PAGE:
Revolution and Counter-Revolution in Spain

5. The People’s Front Government and its Supporters: February 20 to July 17, 1936

Who are the criminals and traitors responsible for making it possible that, five months after the February days in which the workers drove the clerical-fascists from the government and the streets, the reactionaries can lead the army and police in such a powerful counter-revolution?

Every serious communist and socialist wants to know the answer to this paramount question, for it has significance not only for Spain, and for France where a similar development is taking place, but for the policies of the proletariat throughout the world.

The answer is: the criminals and traitors are the “left” republican government and its supporters, the Communist Party and the reformist socialists.

When the February elections approached, the left wing socialists were opposed to a joint election ticket with the republicans, because they did not believe the republicans had any real following, and because of the hatred of the masses for these men: Companys’ Catalan Esquerra had been guilty of treachery in the October revolt; Martinez Barrios’ “Republican Union” was merely the remnant of Lerroux’ Radicals, singing a new tune for the occasion; Azaña and his left republicans had repudiated the October revolt and admittedly were nothing but a handful of intellectuals. The left socialists were especially outraged when Prieto and the Communist Party agreed to give these republicans a majority in the joint election tickets: the tickets that carried gave the republicans 152 deputies to 116 for the workers’ organisations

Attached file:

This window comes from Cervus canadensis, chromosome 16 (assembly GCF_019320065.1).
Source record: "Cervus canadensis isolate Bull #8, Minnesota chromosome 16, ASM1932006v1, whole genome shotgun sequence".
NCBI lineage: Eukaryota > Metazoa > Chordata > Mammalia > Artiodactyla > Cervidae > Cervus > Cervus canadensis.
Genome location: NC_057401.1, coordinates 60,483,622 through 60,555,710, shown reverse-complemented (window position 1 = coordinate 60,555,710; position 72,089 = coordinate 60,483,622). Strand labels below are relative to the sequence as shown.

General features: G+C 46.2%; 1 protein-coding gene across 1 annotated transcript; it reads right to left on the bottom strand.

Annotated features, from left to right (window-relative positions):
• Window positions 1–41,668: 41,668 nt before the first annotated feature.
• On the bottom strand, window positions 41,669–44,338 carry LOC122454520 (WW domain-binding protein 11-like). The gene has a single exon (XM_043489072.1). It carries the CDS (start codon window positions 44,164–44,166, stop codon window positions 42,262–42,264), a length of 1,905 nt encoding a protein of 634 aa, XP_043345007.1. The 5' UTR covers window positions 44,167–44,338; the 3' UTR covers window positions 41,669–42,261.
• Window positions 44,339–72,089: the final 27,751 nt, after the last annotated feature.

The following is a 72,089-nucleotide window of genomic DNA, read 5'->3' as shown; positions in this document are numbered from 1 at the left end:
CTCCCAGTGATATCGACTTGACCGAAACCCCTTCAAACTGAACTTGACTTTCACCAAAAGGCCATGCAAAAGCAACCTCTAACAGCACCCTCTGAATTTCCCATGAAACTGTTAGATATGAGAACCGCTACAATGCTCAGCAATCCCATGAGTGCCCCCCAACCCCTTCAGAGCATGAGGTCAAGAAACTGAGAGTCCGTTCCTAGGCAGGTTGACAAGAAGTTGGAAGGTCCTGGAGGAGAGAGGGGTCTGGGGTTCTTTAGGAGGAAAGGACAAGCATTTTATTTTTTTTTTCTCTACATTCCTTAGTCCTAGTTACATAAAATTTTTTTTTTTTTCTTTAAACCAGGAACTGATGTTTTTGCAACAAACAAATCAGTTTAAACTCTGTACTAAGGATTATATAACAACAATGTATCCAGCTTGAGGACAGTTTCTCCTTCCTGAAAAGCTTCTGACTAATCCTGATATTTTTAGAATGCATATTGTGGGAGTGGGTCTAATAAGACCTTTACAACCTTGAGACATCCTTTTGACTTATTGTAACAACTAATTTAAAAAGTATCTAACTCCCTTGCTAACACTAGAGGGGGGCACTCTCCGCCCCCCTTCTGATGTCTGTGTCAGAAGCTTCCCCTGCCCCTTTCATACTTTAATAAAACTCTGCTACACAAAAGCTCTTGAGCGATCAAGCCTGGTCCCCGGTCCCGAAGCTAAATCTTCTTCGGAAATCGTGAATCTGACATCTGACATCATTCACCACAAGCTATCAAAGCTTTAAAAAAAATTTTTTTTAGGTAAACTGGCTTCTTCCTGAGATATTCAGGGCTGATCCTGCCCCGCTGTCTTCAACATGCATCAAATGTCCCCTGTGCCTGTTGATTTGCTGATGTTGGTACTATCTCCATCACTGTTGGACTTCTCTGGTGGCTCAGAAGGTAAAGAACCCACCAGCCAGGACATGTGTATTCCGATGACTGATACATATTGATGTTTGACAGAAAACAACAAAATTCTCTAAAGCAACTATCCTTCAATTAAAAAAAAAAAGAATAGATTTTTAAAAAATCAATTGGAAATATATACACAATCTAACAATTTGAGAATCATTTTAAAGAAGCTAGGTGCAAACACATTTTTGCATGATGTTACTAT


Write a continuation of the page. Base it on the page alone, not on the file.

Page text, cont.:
But this was not the real crime. Voting blocs for purely electoral purposes are not a matter of principle for revolutionists, although extremely seldom are they warranted by tactical considerations. But such voting agreements must be limited solely to the exchange of votes. Before, during and after the election, the proletarian party continues to speak from its own platform, with its own programme, explaining to the workers that it cannot arrive at any agreement on programme with its temporary electoral allies. For a so-called “common programme” could be, and was in fact, only the programme of the class enemy. This was the real crime, that the Spanish workers’ organisations underwrote and guaranteed another charter for the bourgeoisie, necessarily identical with that of 1931-1933.